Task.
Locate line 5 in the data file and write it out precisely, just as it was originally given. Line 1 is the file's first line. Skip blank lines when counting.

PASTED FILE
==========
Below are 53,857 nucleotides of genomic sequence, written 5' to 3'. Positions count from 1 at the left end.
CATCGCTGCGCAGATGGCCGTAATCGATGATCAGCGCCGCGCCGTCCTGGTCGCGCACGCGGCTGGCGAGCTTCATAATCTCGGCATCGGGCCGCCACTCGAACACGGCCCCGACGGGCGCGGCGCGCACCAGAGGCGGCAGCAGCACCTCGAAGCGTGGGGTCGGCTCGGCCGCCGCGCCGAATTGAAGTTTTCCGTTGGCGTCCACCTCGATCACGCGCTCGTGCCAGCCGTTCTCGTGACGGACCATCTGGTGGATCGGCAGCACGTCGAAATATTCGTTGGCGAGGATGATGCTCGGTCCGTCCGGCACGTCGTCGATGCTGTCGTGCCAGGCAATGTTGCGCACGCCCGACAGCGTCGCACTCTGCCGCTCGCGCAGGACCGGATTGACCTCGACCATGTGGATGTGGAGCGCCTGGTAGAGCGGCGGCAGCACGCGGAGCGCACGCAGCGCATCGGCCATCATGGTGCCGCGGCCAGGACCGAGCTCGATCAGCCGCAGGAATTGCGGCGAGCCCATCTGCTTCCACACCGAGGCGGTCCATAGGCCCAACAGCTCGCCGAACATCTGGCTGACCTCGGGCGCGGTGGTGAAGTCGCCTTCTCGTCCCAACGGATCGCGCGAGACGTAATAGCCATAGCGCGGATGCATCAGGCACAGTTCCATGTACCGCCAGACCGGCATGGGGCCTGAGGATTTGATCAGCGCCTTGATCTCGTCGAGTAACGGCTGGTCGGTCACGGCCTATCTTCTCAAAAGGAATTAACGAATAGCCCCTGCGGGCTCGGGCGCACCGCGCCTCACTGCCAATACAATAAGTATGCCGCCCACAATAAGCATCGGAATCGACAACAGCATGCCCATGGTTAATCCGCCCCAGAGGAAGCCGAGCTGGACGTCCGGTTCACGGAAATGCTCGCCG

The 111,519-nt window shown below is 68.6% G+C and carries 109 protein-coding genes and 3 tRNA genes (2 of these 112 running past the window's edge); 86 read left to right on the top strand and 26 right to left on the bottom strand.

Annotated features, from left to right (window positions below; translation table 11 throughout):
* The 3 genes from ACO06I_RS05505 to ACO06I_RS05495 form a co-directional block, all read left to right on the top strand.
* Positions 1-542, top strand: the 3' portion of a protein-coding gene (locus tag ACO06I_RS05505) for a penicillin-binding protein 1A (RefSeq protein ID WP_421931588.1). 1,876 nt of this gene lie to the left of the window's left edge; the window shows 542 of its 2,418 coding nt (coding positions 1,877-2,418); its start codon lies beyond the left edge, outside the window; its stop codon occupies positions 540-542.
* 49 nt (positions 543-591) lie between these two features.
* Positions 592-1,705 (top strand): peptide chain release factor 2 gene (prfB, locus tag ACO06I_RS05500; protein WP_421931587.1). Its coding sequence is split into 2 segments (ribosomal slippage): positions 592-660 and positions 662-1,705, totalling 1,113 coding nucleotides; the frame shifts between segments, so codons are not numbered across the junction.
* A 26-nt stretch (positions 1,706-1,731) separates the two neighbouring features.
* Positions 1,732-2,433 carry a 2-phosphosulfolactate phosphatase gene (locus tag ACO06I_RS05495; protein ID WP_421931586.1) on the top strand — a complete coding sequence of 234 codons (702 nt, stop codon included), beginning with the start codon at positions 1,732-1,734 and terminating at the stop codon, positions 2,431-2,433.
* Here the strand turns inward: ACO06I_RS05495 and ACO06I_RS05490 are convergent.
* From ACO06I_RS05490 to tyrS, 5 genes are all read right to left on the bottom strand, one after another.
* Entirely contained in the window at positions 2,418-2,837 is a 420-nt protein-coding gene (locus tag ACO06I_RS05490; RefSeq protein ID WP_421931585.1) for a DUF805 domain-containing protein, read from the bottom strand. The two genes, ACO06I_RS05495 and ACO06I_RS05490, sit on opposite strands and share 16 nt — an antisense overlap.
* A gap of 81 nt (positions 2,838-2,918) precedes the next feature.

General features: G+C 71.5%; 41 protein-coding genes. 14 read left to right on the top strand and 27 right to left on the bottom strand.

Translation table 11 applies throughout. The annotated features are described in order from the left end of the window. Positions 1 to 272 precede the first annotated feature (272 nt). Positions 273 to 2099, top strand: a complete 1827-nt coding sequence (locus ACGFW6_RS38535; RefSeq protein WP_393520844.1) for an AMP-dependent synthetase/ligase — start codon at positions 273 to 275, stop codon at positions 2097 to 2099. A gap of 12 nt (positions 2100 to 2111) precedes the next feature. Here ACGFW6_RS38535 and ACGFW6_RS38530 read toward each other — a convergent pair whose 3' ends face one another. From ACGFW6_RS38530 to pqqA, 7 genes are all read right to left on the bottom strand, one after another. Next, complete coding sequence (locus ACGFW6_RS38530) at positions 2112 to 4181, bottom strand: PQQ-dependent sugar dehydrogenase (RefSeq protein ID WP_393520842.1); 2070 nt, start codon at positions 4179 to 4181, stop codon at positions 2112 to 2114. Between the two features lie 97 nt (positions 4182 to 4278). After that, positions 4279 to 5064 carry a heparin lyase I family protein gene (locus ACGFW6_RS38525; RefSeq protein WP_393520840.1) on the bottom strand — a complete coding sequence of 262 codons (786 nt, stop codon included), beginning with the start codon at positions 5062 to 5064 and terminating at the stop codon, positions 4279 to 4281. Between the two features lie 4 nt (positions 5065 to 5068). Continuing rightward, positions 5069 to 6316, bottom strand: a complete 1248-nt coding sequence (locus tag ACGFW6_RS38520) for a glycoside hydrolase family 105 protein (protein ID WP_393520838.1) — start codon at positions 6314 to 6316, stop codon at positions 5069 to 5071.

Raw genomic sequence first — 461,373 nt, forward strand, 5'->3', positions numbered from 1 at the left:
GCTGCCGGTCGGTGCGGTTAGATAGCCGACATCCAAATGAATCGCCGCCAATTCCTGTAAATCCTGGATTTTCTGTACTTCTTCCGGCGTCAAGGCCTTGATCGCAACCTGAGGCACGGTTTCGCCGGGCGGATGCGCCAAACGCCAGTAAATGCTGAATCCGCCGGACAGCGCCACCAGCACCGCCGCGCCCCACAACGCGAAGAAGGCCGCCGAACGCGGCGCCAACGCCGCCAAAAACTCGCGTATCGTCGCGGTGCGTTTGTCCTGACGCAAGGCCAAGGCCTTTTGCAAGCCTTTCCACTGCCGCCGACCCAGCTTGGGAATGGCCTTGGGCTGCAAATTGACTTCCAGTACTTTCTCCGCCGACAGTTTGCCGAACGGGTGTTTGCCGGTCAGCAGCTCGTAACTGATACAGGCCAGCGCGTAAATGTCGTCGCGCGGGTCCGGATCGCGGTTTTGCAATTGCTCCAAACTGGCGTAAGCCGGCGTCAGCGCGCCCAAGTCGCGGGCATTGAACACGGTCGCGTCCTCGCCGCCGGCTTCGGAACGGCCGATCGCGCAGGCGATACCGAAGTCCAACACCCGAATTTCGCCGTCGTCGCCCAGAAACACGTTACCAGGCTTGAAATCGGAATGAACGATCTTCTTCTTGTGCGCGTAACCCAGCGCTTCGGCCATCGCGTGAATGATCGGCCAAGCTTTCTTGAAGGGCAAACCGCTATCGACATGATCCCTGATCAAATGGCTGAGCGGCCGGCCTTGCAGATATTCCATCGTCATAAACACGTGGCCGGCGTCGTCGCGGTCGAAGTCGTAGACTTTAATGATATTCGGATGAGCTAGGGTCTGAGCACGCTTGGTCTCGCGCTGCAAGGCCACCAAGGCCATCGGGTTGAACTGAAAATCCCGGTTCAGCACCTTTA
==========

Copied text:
* The 3 genes from ACO06I_RS05505 to ACO06I_RS05495 form a co-directional block, all read left to right on the top strand.